Blog Canada Legal Medical

The ACMPR, and the Rift in the Cannabis Industry

Judith Stamps

The recently announced decision by Health Canada, to permit home growing of medical cannabis, is widely regarded as a step forward for patients, and a win for cannabis culture. The program is called: The Access to Cannabis for Medical Purposes Regulations, or ACMPR. There are good aspects to this program. Under the new rules, patients can apply for registration cards to grow a set number of plants: five, if grown indoors, or two, if grown outdoors, per gram of prescribed daily bud. Patients can also have designated growers, but each participant can grow for only two people in total. Four growers, representing up to eight allotments, can share a garden in a single location. Therefore, with the help of generously minded doctors, who will prescribe, say 5 grams/day, we could be seeing new, shared legal gardens of 200 plants or more. As gardens are in themselves wonderful, this policy looks grand.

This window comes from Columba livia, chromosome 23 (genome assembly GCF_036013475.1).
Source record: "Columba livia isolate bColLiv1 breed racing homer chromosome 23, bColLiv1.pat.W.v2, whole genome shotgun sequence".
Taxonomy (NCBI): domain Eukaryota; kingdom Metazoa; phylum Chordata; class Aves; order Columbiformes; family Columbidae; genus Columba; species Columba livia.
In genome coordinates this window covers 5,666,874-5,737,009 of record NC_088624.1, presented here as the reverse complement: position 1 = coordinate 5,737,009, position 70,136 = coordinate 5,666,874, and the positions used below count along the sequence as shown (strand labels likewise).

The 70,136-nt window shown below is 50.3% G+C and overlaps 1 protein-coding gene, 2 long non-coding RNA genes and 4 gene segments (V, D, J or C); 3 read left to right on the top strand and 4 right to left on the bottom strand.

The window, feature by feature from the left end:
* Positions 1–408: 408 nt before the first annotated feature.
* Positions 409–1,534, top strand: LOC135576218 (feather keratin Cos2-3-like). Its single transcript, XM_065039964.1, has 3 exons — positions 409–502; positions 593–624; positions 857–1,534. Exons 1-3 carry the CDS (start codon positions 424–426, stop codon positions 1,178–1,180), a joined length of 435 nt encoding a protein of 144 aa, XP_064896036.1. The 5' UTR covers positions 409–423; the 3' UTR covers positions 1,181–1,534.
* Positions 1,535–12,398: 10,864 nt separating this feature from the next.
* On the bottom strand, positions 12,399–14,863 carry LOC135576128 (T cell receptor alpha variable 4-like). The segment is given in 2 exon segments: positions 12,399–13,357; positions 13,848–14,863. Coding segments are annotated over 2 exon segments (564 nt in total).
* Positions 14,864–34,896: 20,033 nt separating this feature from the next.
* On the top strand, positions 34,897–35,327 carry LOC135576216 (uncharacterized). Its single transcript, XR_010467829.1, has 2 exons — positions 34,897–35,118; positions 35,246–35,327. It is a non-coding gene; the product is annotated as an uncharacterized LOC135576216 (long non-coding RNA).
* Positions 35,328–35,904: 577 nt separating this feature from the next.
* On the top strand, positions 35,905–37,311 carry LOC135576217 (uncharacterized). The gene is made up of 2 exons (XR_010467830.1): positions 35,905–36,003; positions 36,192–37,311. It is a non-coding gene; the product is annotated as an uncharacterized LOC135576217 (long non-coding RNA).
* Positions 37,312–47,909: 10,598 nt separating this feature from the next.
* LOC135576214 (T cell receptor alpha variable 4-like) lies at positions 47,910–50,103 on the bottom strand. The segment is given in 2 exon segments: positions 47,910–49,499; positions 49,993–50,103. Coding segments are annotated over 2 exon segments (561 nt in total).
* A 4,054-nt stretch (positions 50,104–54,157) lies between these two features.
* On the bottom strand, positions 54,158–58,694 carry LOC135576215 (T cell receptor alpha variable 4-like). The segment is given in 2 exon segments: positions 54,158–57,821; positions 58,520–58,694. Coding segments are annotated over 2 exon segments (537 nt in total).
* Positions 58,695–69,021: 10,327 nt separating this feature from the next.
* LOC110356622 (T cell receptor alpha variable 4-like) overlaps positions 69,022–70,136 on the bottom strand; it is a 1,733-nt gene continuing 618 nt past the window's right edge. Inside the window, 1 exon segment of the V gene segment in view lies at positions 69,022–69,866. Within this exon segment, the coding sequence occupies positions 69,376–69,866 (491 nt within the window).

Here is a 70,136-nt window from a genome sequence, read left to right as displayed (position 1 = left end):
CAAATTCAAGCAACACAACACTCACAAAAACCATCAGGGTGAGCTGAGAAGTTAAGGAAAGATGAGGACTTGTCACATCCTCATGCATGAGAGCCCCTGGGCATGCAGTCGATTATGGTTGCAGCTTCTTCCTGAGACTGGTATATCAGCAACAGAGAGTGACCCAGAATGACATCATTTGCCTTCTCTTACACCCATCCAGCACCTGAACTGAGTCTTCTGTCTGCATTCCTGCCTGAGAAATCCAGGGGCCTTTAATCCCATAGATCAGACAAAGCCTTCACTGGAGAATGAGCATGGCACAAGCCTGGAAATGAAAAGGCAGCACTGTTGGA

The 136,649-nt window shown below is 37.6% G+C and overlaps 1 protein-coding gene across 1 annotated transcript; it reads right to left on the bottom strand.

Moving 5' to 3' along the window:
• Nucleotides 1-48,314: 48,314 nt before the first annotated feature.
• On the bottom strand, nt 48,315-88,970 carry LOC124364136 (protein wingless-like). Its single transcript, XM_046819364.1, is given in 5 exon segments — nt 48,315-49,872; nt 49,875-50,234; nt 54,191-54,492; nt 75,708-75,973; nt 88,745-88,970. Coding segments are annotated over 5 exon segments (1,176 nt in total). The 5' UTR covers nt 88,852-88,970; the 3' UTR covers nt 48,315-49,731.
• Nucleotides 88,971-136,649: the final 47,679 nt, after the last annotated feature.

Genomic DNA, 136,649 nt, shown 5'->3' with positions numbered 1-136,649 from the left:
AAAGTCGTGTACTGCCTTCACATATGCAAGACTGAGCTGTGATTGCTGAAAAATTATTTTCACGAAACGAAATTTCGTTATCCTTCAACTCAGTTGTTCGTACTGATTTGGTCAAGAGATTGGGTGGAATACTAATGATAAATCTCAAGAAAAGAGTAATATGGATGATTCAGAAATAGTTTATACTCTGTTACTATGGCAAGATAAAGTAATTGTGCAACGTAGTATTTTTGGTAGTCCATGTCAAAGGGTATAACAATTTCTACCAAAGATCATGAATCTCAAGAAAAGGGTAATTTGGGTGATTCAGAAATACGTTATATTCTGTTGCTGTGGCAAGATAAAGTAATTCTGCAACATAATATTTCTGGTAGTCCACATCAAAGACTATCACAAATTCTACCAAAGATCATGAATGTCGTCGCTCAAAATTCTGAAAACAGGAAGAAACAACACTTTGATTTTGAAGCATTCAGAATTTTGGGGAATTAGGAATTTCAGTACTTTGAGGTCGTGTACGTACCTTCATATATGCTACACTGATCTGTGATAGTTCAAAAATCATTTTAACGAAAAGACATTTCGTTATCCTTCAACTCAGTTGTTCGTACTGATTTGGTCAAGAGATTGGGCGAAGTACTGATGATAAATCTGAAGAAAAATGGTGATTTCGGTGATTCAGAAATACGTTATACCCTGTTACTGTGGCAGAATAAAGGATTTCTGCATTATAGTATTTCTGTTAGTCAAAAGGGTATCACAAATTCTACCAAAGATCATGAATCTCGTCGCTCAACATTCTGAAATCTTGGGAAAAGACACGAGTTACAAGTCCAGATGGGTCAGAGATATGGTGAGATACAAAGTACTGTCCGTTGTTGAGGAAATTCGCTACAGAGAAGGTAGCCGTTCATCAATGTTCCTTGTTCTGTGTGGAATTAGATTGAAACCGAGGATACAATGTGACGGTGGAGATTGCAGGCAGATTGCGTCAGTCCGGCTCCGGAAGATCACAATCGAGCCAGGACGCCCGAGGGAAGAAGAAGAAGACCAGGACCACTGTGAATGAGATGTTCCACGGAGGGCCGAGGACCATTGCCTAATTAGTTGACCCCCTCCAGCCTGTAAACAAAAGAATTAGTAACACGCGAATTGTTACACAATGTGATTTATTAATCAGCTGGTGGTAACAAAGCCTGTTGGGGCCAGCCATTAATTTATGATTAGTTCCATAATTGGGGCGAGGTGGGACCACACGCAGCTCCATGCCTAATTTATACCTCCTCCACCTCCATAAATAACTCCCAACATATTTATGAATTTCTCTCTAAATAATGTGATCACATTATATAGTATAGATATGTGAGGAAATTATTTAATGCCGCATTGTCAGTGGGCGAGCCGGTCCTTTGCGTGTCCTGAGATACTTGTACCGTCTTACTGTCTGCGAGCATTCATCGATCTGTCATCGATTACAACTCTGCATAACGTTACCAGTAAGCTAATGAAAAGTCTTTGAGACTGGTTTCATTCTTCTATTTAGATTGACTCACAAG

But I am not cheering yet. True enough, there is reason to think: if medical home growing is here today, can the ideal of craft cannabis be far behind? But that’s not how Licensed Producer, Tweed, reads the situation. According to the new regulations, applicants must buy their seeds, or clones, from an LP. (How HC plans to enforce this rule they have yet to say.) Straight off the mark, Tweed has produced an ad, offering, not to sell you seeds, but to become the home for your ‘home grow.’ The idea is, you pick one of their strains, and they grow your plants for you. Consider the way they advance their idea in this advert.

tweed“While we support the patient’s right to grow at home, the MMAR and the grow-at-home system it represents is not good policy. All of the flaws that existed in 2013 when the government concluded after extensive consultation that the MMAR presented elevated diversion risks, abuse of plant limits, and an inability for law enforcement to know legal from illegal cannabis—still exist today.”

“While we believe this is a short term initiative, with a broader overhaul of cannabis policy expected in the coming months, it is still a setback for the advancement of sound cannabis policy and Canada’s global leadership in cannabis regulation. To the extent that this short-term opportunity allows us, we want to help customers explore ‘grow at home’ outside their home. We’ll rent you a space, genetics, and supplies, and we’ll help you grow your own plants at our (non-MMPR) facilities. Home Grow Without Your Home-Only From Tweed.” (Their boldface)